About SQL Server Backup in Azure VMs
SQL Server databases are critical workloads that require a low recovery point objective (RPO) and long-term retention. You can back up SQL Server databases running on Azure VMs using Azure Backup.
This solution leverages the SQL native APIs to take backups of your SQL databases.
Once you specify the SQL Server VM that you want to protect and query for the databases in it, Azure Backup service will install a workload backup extension on the VM by the name
This extension consists of a coordinator and a SQL plugin. While the coordinator is responsible for triggering workflows for various operations like configure backup, backup and restore, the plugin is responsible for actual data flow.
To be able to discover databases on this VM, Azure Backup creates the account
NT SERVICE\AzureWLBackupPluginSvc. This account is used for backup and restore and requires SQL sysadmin permissions. Azure Backup leverages the
NT AUTHORITY\SYSTEMaccount for database discovery/inquiry, so this account need to be a public login on SQL. If you didn't create the SQL Server VM from the Azure Marketplace, you might receive an error UserErrorSQLNoSysadminMembership. If this occurs follow these instructions.
Once you trigger configure protection on the selected databases, the backup service sets up the coordinator with the backup schedules and other policy details, which the extension caches locally on the VM
At the scheduled time, the coordinator communicates with the plugin and it starts streaming the backup data from the SQL server using VDI.
The plugin sends the data directly to the recovery services vault, thus eliminating the need for a staging location. The data is encrypted and stored by the Azure Backup service in storage accounts.
When the data transfer is complete, coordinator confirms the commit with the backup service.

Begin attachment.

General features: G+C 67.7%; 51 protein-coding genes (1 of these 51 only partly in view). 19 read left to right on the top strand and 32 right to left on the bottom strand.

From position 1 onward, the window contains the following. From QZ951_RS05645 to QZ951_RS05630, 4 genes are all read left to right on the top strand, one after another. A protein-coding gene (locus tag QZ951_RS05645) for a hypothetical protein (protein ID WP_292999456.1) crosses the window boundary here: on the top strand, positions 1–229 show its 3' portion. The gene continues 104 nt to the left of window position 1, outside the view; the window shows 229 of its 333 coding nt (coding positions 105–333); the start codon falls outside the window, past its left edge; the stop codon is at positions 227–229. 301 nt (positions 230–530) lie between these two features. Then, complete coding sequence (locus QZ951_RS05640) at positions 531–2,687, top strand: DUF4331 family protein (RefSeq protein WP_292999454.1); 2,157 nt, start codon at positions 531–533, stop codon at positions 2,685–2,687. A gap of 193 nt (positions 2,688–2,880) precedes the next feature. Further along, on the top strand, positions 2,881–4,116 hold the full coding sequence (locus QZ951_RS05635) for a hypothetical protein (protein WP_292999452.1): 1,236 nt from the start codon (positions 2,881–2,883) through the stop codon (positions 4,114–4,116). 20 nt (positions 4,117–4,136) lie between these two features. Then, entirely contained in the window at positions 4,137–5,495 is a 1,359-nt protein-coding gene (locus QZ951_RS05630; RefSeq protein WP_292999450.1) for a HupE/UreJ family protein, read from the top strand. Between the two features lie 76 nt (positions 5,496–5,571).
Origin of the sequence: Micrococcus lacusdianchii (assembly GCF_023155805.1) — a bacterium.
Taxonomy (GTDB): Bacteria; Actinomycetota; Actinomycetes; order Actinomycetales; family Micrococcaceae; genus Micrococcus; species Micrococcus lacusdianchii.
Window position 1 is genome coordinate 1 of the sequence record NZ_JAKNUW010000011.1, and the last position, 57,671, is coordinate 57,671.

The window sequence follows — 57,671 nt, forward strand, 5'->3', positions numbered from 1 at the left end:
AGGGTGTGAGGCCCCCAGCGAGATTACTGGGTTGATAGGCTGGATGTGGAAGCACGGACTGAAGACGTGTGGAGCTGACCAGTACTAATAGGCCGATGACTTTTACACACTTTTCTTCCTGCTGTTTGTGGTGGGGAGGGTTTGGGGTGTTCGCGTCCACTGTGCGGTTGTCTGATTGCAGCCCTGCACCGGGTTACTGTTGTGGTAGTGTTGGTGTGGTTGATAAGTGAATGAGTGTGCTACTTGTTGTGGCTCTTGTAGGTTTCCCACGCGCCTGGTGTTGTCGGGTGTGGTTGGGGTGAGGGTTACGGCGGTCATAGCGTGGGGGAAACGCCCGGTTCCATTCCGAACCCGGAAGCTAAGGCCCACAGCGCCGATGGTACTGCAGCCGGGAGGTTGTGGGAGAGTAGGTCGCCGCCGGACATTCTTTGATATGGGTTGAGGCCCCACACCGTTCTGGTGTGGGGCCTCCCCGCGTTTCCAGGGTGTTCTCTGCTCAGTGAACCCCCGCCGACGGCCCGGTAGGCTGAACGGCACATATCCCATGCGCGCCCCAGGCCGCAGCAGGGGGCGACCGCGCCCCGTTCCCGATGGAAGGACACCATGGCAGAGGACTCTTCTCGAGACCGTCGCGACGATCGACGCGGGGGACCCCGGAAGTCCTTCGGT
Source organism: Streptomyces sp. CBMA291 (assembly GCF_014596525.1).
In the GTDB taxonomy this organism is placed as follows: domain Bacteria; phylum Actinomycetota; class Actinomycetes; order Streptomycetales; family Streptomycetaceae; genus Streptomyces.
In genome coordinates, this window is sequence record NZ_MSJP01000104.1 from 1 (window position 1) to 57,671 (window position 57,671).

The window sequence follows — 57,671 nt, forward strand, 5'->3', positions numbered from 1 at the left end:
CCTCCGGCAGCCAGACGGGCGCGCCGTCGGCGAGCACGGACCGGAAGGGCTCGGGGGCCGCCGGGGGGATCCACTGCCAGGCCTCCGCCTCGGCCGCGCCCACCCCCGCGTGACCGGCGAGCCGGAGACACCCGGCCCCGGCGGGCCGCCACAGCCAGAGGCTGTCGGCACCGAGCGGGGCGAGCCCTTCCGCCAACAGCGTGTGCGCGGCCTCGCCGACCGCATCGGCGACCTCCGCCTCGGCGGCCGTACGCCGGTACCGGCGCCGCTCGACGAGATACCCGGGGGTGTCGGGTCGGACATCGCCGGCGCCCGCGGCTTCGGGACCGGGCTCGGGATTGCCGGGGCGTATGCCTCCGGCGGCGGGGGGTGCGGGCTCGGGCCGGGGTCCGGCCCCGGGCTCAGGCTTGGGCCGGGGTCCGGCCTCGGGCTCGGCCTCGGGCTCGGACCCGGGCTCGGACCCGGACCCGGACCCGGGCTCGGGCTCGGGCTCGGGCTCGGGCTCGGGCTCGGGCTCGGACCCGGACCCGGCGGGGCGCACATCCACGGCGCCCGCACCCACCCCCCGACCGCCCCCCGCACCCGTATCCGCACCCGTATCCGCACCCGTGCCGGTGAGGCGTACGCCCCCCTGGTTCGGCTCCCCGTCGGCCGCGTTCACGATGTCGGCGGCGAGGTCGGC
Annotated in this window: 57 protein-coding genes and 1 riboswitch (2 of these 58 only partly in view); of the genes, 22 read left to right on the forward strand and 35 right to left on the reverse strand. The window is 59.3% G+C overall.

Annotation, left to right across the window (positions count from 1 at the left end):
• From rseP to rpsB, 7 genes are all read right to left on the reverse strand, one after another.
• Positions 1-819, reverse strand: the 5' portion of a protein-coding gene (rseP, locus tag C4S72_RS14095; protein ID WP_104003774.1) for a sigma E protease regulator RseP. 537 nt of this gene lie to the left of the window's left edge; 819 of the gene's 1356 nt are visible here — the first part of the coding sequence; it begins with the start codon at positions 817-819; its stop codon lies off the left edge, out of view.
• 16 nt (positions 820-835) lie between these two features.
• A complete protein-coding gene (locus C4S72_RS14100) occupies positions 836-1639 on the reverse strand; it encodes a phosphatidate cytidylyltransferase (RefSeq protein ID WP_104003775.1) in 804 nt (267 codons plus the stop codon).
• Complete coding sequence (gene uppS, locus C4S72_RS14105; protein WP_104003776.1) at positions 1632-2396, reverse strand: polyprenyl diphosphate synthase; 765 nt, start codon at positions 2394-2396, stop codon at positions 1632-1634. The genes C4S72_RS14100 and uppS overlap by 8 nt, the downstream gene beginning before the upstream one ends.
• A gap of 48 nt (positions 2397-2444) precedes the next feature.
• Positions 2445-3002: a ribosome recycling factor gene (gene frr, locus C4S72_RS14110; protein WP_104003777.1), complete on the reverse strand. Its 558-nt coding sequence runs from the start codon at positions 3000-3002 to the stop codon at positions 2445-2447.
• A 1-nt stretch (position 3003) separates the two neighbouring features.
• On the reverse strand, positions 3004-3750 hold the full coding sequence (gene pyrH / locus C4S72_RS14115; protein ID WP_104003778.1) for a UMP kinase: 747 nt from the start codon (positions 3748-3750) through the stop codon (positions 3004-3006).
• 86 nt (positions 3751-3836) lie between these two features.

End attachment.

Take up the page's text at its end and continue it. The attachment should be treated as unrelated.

Before you start
Before you start, verify the below:
- Make sure you have a SQL Server instance running in Azure. You can quickly create a SQL Server instance in the marketplace.
- Review the feature consideration and scenario support.
- Review common questions about this scenario.
|Supported deployments||SQL Marketplace Azure VMs and non-Marketplace (SQL Server manually installed) VMs are supported.|
|Supported geos||Australia South East (ASE), East Australia (AE)
Brazil South (BRS)
Canada Central (CNC), Canada East (CE)
South East Asia (SEA), East Asia (EA)
East US (EUS), East US 2 (EUS2), West Central US (WCUS), West US (WUS); West US 2 (WUS 2) North Central US (NCUS) Central US (CUS) South Central US (SCUS)
India Central (INC), India South (INS)
Japan East (JPE), Japan West (JPW)
Korea Central (KRC), Korea South (KRS)
North Europe (NE), West Europe
UK South (UKS), UK West (UKW)
|Supported operating systems||Windows Server 2016, Windows Server 2012 R2, Windows Server 2012
Linux isn't currently supported.
|Supported SQL Server versions||SQL Server 2017; SQL Server 2016, SQL Server 2014, SQL Server 2012.
Enterprise, Standard, Web, Developer, Express.
|Supported .NET versions||.NET Framework 4.5.2 and above installed on the VM|
Feature consideration and limitations
- SQL Server backup can be configured in the Azure portal or PowerShell. We do not support CLI.
- The solution is supported on both kinds of deployments - Azure Resource Manager VMs and classic VMs.
- VM running SQL Server requires internet connectivity to access Azure public IP addresses.
- SQL Server Failover Cluster Instance (FCI) and SQL Server Always on Failover Cluster Instance are not supported.
- Back up and restore operations for mirror databases and database snapshots aren't supported.